VIENNA (Reuters) - Housing costs may be adding more to euro zone inflation than once thought, European Central Bank policymaker Robert Holzmann said on Friday, weighing in on a key issue that has been a focus of policymakers this year.
When asked how much owner-occupied housing costs could increase headline inflation, Holzmann, Austria's central bank chief, said it could raise it by as much as a 0.5 percentage point.
"I have heard 0.5 (percentage point), he told reporters. "That is not a small amount."
Owner occupied housing is not currently included in the most widely used measure of inflation, called Harmonized Index of Consumer Prices (HICP), an omission the ECB has long complained about.
ECB staff estimates that an inclusion of housing costs would have led to "persistently higher" inflation since around 2014 and that between 2018 and 2020, inflation would have been around 0.2-0.3 percentage points higher.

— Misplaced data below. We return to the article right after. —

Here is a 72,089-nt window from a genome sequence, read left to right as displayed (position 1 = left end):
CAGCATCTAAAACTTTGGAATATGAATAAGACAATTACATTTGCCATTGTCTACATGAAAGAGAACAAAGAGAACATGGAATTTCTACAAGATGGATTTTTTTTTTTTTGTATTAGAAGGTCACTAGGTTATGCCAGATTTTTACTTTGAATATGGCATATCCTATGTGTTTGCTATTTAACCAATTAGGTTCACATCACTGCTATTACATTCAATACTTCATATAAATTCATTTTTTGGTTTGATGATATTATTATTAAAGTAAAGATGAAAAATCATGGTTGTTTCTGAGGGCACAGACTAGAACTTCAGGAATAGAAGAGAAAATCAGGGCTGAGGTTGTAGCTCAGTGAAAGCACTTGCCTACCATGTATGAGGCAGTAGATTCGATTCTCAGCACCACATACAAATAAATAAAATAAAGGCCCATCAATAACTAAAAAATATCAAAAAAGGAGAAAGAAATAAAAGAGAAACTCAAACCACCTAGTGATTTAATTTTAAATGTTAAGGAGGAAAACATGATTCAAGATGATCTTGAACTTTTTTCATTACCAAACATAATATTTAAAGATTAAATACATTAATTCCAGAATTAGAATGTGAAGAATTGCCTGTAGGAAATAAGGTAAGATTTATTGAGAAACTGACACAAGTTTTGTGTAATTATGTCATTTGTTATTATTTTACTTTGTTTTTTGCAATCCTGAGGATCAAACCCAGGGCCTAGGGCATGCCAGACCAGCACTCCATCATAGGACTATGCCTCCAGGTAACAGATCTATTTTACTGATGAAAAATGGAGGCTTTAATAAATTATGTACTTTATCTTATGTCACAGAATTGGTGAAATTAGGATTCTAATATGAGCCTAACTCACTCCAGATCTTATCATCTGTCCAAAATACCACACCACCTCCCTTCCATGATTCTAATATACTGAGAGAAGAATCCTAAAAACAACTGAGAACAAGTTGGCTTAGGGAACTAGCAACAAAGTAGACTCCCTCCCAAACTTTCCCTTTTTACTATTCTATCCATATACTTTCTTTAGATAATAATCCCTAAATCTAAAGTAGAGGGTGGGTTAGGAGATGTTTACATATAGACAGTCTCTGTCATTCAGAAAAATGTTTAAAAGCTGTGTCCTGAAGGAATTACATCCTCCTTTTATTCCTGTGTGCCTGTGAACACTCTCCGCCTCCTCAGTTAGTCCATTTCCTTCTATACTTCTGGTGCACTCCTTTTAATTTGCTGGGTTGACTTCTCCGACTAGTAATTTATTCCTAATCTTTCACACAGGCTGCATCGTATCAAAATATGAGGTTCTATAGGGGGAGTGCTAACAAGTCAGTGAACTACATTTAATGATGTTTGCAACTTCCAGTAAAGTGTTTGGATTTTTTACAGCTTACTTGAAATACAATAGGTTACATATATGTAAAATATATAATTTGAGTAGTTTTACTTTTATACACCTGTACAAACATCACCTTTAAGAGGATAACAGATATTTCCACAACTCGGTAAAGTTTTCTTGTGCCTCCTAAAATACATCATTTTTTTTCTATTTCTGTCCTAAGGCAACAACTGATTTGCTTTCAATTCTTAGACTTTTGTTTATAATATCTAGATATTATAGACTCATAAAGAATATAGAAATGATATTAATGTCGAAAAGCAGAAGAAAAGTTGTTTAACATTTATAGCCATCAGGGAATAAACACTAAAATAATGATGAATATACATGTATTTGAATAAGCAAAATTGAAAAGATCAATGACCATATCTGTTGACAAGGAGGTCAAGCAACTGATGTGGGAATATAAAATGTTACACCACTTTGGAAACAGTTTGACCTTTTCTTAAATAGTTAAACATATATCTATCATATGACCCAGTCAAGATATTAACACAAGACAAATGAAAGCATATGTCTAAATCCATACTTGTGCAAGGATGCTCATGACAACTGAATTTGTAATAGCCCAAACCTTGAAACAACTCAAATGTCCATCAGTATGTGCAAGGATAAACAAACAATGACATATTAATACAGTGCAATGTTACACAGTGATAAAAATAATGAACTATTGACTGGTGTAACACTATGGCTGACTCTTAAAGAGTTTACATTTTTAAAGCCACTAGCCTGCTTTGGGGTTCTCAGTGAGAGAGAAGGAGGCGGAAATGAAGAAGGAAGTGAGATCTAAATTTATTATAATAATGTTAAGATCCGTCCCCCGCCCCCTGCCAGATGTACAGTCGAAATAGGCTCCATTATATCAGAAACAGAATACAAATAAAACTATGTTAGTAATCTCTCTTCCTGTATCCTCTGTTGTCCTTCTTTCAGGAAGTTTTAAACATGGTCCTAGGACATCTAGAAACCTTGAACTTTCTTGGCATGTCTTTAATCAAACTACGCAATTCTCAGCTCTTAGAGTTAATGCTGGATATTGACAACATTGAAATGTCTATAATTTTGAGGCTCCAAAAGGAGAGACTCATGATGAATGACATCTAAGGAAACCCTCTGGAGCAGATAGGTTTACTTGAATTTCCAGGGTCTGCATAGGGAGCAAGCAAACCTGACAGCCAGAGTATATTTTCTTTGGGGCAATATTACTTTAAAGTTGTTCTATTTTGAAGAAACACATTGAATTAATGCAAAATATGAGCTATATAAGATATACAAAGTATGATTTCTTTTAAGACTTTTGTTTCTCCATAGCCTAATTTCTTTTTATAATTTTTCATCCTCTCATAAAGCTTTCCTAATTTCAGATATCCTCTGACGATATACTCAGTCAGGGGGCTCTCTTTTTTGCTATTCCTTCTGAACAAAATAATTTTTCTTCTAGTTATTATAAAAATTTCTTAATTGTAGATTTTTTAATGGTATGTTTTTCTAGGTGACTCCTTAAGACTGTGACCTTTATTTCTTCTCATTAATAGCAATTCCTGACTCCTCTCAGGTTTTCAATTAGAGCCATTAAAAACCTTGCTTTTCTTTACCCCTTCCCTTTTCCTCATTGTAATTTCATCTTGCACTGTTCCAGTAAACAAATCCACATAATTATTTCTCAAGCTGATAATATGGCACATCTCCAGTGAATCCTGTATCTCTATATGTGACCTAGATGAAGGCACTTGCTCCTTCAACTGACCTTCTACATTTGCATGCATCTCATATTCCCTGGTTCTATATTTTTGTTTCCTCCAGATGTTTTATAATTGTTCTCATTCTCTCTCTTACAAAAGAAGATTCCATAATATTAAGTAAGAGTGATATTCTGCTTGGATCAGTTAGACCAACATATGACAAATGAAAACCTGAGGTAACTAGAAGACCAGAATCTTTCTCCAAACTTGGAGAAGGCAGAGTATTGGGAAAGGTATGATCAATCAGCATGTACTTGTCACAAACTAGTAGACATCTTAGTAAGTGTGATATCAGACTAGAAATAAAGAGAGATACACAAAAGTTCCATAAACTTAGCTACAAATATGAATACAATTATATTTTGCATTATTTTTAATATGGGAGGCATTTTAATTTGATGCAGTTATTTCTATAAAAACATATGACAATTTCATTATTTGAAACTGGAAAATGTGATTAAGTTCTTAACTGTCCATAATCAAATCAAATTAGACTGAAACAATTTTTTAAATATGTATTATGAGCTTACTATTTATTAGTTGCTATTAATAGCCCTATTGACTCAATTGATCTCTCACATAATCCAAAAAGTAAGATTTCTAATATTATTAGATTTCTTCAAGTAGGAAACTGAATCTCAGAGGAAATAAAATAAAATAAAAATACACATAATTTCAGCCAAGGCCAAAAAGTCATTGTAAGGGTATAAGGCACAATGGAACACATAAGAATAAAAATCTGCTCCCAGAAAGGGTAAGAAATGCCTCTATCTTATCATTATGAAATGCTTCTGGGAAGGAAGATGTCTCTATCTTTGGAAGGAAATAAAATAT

But some have argued that persistently low rates are pushing housing prices higher so the contribution of housing cost to inflation is on the rise.
ECB policymakers agreed earlier this year that while the inflation figure has been amended to include housing costs, they would take into account measures that include initial estimates of the cost of owner-occupied housing.
When asked how long it would take to change the inflation measure to reflect housing costs, Holzmann added: "From what I hear it will not happen in less than three to five years."
(Reporting by Francois Murphy; Writing by Balazs Koranyi; Editing by Raissa Kasolowsky)